Whether she’s teaching in a classroom to styling celebrities for red carpet events, Wendy Bélanger is always learning.
With more than 25 years of experience as a hairstylist Wendy Bélanger has been teaching in some format for two decades. “I love learning myself, teaching others and really the biggest reward is seeing someone really understand a technique, or anything you are teaching, it’s very moving” says Bélanger.
Now as an international artist with Redken, she has taken on a new role that continues keep her focused on elevating her craft. “I want hairstylists to see what they are doing as a real career, with the ability to create a life from it,” she says.
SM: Why are you so passionate about education?
Wendy Bélanger: My whole salon is based on that. I have a staff of 12 and the whole idea is to train them to work in our salon after they complete their education. I feel very lucky to get paid to make women feel beautiful, this is a dream. We are also teaching our clients how to do and be anything they want in their lives, through the vehicle of doing hair.
Every month when I do professional development meetings with my team, I ask “What’s your freedom? Are you working because you want to buy a house, for your family or because you want to travel?” Each meeting I ask, how much closer to their freedom. This is what good education helps to build, it helps to show them that they need to be firing on all cylinders to be successful. We have a lot of conversations about who they are as a person.
SM: What does education mean to you, is there a type that is more important?
WB: Education isn’t only about learning a balayage technique. When I teach in salons, I take a tea, through the experience of having a guest in their salon. We talk about the obstacles within that salon and then I walk a client through the experience from the greeting to the shampoo to a full consultation and then I give them a haircut. Through this, the hairstylists see exactly what a proper conversation looks like. They also learn a specific cutting technique, based on a look that clients will actually want and the team can use in the salon.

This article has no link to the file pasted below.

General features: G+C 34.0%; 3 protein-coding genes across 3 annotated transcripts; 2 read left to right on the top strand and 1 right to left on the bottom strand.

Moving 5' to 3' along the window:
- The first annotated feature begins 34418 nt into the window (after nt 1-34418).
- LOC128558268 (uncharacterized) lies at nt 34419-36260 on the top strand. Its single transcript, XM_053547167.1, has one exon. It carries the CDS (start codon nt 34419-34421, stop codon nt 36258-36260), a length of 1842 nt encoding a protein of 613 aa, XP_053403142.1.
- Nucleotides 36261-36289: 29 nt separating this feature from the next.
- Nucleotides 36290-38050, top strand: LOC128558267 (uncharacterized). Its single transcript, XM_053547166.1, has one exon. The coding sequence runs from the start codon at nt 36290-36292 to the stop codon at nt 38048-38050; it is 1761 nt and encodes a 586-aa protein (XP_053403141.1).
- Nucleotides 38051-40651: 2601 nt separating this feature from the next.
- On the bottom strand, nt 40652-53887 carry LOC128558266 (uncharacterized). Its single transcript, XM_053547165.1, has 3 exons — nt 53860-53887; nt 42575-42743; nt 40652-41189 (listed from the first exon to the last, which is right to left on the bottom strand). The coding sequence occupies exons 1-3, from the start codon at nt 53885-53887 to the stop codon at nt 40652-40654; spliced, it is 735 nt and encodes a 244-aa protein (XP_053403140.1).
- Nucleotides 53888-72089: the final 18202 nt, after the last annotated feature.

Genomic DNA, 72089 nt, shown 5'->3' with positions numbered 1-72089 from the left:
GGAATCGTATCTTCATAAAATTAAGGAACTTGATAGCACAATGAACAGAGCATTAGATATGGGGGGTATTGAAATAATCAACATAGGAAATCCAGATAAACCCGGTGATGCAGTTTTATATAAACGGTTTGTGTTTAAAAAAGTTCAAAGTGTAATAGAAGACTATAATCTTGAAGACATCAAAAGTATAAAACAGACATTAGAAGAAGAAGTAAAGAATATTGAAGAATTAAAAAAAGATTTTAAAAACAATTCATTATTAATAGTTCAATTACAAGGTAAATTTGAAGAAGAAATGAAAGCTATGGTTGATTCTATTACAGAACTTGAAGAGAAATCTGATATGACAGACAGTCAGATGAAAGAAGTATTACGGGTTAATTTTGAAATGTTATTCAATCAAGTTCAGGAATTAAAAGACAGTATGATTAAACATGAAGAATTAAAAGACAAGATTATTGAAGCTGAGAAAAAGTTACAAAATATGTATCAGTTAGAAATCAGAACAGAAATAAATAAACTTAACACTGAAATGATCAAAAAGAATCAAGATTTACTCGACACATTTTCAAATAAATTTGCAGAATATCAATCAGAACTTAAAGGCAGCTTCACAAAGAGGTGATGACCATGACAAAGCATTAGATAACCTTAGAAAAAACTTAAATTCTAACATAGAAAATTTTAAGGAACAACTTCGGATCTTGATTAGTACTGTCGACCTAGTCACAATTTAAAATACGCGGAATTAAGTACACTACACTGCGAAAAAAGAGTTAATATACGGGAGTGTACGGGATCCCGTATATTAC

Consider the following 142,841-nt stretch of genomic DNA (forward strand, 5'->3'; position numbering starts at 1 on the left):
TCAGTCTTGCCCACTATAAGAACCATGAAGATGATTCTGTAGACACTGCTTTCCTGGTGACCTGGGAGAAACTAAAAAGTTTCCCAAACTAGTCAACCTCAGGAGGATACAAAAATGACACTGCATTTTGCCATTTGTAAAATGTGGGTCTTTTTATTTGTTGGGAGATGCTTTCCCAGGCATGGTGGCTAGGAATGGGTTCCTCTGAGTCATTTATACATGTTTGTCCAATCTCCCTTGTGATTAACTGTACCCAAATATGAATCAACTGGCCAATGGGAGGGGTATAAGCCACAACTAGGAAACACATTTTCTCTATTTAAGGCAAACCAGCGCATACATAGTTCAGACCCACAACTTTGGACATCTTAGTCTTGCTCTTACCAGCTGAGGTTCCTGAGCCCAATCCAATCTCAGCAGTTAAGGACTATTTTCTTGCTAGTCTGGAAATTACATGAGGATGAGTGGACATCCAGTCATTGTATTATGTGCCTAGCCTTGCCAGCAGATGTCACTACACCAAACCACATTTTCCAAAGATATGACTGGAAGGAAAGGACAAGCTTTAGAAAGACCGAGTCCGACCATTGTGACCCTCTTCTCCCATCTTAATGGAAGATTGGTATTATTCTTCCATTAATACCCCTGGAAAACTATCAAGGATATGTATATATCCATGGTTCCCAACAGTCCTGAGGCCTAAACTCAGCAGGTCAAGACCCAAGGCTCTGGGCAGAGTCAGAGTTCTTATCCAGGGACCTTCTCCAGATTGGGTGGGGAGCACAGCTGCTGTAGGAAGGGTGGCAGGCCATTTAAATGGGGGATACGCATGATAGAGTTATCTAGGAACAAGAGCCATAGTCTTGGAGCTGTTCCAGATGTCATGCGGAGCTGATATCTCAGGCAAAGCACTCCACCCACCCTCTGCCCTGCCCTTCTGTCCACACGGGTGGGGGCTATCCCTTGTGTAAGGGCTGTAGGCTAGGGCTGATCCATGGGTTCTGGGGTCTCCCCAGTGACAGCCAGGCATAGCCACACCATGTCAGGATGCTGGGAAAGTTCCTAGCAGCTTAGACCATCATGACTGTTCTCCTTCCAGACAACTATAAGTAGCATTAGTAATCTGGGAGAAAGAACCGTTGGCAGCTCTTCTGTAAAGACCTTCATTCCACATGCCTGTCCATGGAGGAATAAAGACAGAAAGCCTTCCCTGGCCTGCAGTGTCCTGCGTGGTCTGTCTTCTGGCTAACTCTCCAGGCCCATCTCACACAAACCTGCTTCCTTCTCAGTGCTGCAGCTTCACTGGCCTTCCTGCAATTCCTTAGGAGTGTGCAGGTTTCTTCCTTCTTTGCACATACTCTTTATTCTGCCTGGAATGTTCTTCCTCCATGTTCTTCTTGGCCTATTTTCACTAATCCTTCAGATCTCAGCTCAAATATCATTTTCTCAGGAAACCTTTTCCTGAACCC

SM: Is there something specific that hairstylists need additional, or even ongoing education in?
WB: Overall, it’s the service experience that is missing. If you don’t how to present the cut and your client doesn’t understand how to maintain it when she goes home, your work in the salon doesn’t matter. When people leave the salon, they want to feel sexy and beautiful which is why my younger staff need to practice their finishing techniques. If a woman isn’t set up for success when she leaves, she is not coming back. Hairstylists need to give them that help. You need to be able to make a woman feel amazing and then give her what she needs to be able to do that when she goes home, that’s my only agenda.
SM: What do you think is a hairstylist’s biggest stumbling block?
WB: People have a hard time admitting they aren’t good at something. Many times hairstylists will say they don’t like something but really it’s because they are bad at it. When you look at athletes, they always look at what they aren’t good at and that’s what they need to work on. That’s what we don’t do.
SM: Where are the learning opportunities at this stage in your career?
WB: I was at an event with a young because I waned to work on my fades which I didn’t learn in hair school. The barber told me he was shaking because I was standing next to him, but I said, that’s what I need to learn. The funny thing was, when he got to the top, he said he couldn’t cut it very well, so I took the shears and showed him. We had this really cool exchange. That’s what we should be doing!
SM: Why do you think it’s so important to be live?
WB: The one thing with digital and video is you don’t get the why behind what the educator is doing. My assistant is excellent, and she had watched a video I had done but when I saw her cutting, I asked her to tell me why she was doing it that way. When she told me it was because I did it and that she liked the haircut, I thought, but you don’t know why, which is the difference between a good and a great haircut. I walked her through what I was doing explaining why. You don’t have the opportunity to ask questions, with digital and younger hairstylist don’t realize this is dangerous. As a salon owner, I have an obligation to them and my company to set them up for success. I’ll tell them, watch the video, but we do education every other week so they can ask questions.
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